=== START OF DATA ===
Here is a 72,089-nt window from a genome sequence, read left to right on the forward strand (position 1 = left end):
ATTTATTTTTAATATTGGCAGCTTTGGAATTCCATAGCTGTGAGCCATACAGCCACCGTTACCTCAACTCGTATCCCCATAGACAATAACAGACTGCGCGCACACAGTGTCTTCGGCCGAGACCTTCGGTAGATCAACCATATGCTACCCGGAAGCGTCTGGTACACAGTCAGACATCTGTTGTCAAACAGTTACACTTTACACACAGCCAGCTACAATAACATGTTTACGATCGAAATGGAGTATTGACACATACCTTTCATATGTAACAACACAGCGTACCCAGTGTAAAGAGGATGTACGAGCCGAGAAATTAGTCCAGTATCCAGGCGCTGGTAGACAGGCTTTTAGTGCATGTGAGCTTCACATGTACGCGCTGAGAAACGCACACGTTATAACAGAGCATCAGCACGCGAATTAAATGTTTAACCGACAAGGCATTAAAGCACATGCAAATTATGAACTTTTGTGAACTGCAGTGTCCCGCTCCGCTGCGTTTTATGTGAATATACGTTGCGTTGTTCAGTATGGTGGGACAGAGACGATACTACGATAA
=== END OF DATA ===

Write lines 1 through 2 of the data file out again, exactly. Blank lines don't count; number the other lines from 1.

Here is a 72,089-nt window from a genome sequence, read left to right on the forward strand (position 1 = left end):
ATTTATTTTTAATATTGGCAGCTTTGGAATTCCATAGCTGTGAGCCATACAGCCACCGTTACCTCAACTCGTATCCCCATAGACAATAACAGACTGCGCGCACACAGTGTCTTCGGCCGAGACCTTCGGTAGATCAACCATATGCTACCCGGAAGCGTCTGGTACACAGTCAGACATCTGTTGTCAAACAGTTACACTTTACACACAGCCAGCTACAATAACATGTTTACGATCGAAATGGAGTATTGACACATACCTTTCATATGTAACAACACAGCGTACCCAGTGTAAAGAGGATGTACGAGCCGAGAAATTAGTCCAGTATCCAGGCGCTGGTAGACAGGCTTTTAGTGCATGTGAGCTTCACATGTACGCGCTGAGAAACGCACACGTTATAACAGAGCATCAGCACGCGAATTAAATGTTTAACCGACAAGGCATTAAAGCACATGCAAATTATGAACTTTTGTGAACTGCAGTGTCCCGCTCCGCTGCGTTTTATGTGAATATACGTTGCGTTGTTCAGTATGGTGGGACAGAGACGATACTACGATAA